Washington: Declassified documents here about Osama bin Laden reveal that he was a dedicated family man who constantly worried about his four wives, 20 children and other relatives and who sometimes issued detailed instructions about how they should conduct themselves.
Bin Laden took minute interest in the marriage plans of his son Khalid to the daughter of a "martyred" Al Qaeda commander, and he exchanged a number of letters with the mother of the bride-to-be. Bin Laden excitedly talked about the impending nuptials "which our hearts have been looking forward to".
Bin Laden corresponded at length with his son Hamza and with Hamza's mother, Khairiah, who had spent around a decade in Iran under house arrest following the Taliban's fall in neighbouring Afghanistan during the winter of 2001.
Hamza wrote a heart-stirring letter to bin Laden in 2009 in which he recalled how he had not seen his father since he was 13, eight years earlier: "My heart is sad from the long separation, yearning to meet with you ... My eyes still remember the last time I saw you when you were under the olive tree and you gave each one of us Muslim prayer beads," reveal documents translated from Arabic to English.
In 2010, the Iranians started releasing members of the bin Laden family who had been living in Iran. Bin Laden spent many hours writing letters to them and to his associates in Al Qaeda about how best he could reunite with them.
In a letter to his wife Khairiah, he wrote tenderly: "How long have I waited for your departure from Iran."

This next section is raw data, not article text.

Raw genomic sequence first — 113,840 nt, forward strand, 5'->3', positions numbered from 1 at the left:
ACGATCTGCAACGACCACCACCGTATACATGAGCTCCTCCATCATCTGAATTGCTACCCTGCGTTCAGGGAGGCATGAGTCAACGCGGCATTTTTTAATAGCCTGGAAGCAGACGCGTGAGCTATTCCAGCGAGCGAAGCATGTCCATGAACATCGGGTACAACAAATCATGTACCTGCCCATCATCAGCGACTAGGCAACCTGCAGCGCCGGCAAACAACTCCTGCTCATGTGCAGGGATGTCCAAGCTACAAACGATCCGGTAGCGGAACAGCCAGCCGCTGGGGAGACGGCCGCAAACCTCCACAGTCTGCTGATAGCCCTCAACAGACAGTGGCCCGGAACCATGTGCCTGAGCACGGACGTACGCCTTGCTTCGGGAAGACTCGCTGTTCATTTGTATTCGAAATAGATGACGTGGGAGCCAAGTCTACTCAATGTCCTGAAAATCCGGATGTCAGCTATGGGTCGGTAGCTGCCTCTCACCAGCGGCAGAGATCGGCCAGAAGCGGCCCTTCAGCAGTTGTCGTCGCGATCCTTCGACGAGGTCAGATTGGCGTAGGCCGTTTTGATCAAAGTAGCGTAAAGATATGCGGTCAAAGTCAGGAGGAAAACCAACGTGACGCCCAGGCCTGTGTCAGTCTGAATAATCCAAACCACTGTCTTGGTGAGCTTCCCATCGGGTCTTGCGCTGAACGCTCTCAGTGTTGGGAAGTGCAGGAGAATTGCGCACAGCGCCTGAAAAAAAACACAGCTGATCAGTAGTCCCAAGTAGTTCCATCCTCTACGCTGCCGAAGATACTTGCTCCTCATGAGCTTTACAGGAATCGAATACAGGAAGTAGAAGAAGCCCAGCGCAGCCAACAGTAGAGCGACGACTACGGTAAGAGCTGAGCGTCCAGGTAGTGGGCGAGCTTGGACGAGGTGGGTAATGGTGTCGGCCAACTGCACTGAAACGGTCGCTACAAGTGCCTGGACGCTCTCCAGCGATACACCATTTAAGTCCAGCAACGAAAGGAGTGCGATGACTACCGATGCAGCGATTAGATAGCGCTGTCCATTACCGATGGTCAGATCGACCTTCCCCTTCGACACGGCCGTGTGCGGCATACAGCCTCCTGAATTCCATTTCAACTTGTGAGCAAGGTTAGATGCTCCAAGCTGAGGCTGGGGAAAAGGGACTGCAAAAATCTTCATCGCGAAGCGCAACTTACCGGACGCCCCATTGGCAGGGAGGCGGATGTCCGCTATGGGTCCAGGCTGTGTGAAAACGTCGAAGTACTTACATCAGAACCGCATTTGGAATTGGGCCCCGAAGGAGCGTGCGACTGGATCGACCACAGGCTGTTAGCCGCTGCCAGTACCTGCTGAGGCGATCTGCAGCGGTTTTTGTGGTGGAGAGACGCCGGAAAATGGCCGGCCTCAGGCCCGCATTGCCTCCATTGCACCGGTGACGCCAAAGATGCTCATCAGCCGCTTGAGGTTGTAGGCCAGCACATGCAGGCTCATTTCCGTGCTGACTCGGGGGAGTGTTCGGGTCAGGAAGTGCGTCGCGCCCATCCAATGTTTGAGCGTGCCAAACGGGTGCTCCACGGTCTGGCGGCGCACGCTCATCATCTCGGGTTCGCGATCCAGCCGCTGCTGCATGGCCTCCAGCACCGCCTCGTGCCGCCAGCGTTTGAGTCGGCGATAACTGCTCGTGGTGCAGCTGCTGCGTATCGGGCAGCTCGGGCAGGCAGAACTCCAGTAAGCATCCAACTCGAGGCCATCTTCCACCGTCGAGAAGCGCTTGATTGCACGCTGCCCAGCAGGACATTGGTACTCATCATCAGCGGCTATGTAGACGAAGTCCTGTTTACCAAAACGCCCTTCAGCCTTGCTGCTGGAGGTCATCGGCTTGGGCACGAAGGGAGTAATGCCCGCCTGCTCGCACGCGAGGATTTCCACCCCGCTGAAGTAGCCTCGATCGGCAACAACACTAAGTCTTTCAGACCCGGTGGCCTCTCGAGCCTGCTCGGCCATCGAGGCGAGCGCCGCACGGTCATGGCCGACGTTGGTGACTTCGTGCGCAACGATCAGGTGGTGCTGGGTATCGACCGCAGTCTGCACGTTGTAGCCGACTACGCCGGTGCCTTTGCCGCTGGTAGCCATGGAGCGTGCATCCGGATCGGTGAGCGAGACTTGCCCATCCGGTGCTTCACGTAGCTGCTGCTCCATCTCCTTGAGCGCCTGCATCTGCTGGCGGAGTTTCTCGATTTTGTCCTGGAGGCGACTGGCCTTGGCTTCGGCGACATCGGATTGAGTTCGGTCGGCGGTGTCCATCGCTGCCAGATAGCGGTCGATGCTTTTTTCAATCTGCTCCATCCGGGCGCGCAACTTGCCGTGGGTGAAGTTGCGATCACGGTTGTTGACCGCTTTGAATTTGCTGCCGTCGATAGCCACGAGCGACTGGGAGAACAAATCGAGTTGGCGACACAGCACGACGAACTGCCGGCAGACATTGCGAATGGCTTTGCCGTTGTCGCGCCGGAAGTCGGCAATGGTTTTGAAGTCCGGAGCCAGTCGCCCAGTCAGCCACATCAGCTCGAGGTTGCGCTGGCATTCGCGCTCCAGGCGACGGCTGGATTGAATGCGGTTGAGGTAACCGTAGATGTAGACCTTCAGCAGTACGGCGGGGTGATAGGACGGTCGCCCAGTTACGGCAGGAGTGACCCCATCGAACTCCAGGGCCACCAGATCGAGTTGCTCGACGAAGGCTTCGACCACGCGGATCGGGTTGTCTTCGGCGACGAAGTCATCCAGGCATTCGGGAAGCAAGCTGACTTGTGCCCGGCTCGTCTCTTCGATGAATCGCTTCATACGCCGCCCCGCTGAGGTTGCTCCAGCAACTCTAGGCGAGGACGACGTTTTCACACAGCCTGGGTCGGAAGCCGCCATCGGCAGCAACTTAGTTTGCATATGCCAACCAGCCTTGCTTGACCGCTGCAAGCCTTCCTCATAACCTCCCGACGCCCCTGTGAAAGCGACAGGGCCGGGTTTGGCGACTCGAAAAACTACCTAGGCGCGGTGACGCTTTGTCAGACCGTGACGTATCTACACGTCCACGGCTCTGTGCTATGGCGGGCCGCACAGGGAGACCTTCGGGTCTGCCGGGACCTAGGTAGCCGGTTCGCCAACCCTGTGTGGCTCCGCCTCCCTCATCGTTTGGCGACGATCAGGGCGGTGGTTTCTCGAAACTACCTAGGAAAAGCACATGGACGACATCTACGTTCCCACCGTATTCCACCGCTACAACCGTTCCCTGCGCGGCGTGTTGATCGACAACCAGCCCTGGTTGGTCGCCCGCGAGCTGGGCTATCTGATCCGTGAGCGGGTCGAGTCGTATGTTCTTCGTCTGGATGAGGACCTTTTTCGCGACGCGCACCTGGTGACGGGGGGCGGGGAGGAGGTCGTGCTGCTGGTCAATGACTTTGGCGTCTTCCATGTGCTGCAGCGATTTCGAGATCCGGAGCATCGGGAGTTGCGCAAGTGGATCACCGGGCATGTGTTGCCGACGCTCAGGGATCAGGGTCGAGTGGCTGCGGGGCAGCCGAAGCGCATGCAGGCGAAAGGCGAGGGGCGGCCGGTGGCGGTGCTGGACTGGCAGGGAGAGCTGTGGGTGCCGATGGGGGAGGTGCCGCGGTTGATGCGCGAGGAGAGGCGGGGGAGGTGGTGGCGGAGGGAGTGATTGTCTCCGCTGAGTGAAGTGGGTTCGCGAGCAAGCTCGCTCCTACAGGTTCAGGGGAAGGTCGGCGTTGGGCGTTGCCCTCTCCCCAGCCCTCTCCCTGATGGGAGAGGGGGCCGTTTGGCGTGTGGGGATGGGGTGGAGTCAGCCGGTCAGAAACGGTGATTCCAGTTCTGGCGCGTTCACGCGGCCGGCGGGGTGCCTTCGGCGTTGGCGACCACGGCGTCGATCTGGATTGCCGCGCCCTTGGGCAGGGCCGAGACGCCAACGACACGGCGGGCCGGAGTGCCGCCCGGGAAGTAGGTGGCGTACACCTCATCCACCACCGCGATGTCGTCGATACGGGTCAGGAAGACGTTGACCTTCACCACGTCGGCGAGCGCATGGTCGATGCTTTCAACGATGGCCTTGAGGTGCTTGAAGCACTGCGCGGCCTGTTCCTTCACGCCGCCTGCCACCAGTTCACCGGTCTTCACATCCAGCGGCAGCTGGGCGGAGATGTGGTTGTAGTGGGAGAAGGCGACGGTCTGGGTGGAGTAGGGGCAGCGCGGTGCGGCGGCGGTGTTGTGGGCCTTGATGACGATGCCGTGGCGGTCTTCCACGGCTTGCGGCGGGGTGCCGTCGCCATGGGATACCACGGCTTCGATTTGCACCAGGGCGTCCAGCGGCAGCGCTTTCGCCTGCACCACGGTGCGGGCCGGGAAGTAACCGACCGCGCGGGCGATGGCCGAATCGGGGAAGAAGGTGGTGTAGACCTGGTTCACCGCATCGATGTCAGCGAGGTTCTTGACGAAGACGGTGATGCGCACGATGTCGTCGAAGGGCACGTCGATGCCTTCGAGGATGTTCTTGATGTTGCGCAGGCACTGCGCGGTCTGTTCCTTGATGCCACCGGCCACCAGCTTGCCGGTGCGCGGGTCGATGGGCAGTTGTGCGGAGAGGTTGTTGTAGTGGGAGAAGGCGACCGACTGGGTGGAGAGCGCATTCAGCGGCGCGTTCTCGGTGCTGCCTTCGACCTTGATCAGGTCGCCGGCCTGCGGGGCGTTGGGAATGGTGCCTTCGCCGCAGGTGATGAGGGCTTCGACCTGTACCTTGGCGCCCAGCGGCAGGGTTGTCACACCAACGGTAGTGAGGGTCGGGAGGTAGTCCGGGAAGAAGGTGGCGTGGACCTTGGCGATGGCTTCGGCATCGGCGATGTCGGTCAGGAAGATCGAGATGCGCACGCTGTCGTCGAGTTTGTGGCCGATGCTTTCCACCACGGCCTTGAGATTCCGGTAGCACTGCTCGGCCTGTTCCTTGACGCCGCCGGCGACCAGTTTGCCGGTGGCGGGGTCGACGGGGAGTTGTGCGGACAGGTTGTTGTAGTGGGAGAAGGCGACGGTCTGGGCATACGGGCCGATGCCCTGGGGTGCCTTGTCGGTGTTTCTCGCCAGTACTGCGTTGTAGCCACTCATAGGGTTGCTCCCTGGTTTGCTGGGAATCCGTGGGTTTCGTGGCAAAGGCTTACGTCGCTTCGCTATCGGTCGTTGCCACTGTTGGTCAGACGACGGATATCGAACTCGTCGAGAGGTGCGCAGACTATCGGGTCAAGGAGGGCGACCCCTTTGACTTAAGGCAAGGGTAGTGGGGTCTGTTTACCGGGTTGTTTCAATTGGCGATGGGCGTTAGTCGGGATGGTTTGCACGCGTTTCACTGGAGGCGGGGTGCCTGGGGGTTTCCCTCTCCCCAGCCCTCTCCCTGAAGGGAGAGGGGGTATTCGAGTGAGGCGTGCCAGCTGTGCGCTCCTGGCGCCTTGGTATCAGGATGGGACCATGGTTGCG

Bin Laden was paranoid that the Iranians -- who he said were "not to be trusted" -- might insert electronic tracking devices into the belongings or even the bodies of his family as they left Iran.
He told Khairiah that if she had recently visited an "official dentist" in Iran for a filling that she would need to have the filling taken out before meeting with him as he worried a tracking device might have been inserted inside.
US intelligence officials have a theory that bin Laden might have been grooming Hamza eventually to succeed him at the helm of Al Qaeda because, he felt, the son's relative youth would energise Al Qaeda's base.
But Hamza never made it to his father's hiding place in Abbottabad, the Pakistani garrison township in Khyber-Pakhtunkhwa province.
When the US SEALS raided bin Laden's compound, they assumed Hamza would likely be one of the adult males living there, but he was not.
US intelligence officials say they do not know where Hamza, now in his late 20s, is today.